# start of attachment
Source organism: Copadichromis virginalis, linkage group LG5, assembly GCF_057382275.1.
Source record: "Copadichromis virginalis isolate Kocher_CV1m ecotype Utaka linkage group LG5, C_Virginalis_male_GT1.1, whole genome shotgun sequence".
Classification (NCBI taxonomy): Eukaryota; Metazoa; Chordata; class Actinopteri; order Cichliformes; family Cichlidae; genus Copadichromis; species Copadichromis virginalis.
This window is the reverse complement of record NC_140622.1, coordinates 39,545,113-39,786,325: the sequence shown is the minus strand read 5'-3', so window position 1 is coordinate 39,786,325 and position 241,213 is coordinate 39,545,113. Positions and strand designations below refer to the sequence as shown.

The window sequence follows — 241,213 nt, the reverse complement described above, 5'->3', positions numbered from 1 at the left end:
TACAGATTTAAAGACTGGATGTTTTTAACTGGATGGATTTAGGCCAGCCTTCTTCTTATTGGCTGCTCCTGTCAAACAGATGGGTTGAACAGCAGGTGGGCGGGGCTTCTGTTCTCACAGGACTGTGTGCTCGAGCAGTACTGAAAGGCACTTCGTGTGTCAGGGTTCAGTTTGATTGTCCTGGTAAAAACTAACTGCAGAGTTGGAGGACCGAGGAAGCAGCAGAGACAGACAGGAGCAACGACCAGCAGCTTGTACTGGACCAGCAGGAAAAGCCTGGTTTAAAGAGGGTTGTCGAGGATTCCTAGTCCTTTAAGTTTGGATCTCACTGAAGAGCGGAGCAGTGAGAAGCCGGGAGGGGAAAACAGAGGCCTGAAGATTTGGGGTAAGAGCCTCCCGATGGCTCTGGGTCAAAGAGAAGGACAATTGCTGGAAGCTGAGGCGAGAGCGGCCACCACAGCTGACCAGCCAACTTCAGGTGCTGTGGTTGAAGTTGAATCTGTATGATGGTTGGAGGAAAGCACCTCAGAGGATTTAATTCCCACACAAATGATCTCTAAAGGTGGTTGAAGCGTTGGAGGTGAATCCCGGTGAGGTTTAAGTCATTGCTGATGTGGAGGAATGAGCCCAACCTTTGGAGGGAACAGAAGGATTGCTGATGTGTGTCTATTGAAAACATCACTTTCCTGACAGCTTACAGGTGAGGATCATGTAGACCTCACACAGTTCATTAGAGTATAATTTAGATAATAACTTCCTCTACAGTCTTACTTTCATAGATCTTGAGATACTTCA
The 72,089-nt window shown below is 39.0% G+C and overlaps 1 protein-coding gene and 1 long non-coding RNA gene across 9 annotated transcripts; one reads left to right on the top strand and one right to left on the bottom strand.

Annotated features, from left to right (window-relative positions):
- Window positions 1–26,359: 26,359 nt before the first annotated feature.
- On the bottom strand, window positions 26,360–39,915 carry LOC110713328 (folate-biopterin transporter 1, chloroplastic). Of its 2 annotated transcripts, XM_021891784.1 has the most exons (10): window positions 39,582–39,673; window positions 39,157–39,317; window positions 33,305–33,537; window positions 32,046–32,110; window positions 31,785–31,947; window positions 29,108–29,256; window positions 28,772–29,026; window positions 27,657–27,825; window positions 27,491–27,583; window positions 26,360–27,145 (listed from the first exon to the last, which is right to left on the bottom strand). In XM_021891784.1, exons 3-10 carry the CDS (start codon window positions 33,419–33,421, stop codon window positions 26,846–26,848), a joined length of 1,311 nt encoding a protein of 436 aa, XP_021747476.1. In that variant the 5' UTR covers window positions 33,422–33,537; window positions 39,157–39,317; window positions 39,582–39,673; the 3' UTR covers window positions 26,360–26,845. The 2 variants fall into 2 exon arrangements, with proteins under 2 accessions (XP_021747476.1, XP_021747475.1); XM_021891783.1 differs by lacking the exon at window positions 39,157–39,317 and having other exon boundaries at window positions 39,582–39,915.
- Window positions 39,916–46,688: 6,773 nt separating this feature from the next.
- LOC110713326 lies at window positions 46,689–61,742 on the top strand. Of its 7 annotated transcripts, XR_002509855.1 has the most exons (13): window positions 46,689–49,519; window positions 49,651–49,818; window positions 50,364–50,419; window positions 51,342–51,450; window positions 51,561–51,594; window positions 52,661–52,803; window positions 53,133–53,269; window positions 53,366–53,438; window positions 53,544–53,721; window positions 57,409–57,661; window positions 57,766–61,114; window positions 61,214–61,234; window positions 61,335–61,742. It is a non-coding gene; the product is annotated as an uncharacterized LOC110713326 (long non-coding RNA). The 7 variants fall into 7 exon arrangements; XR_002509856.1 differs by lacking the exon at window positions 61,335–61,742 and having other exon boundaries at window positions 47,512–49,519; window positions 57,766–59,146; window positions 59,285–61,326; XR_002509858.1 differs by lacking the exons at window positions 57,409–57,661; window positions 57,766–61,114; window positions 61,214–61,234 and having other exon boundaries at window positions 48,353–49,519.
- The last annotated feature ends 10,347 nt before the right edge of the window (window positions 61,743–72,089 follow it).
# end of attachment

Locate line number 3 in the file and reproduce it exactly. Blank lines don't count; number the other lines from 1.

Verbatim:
Classification (NCBI taxonomy): Eukaryota; Metazoa; Chordata; class Actinopteri; order Cichliformes; family Cichlidae; genus Copadichromis; species Copadichromis virginalis.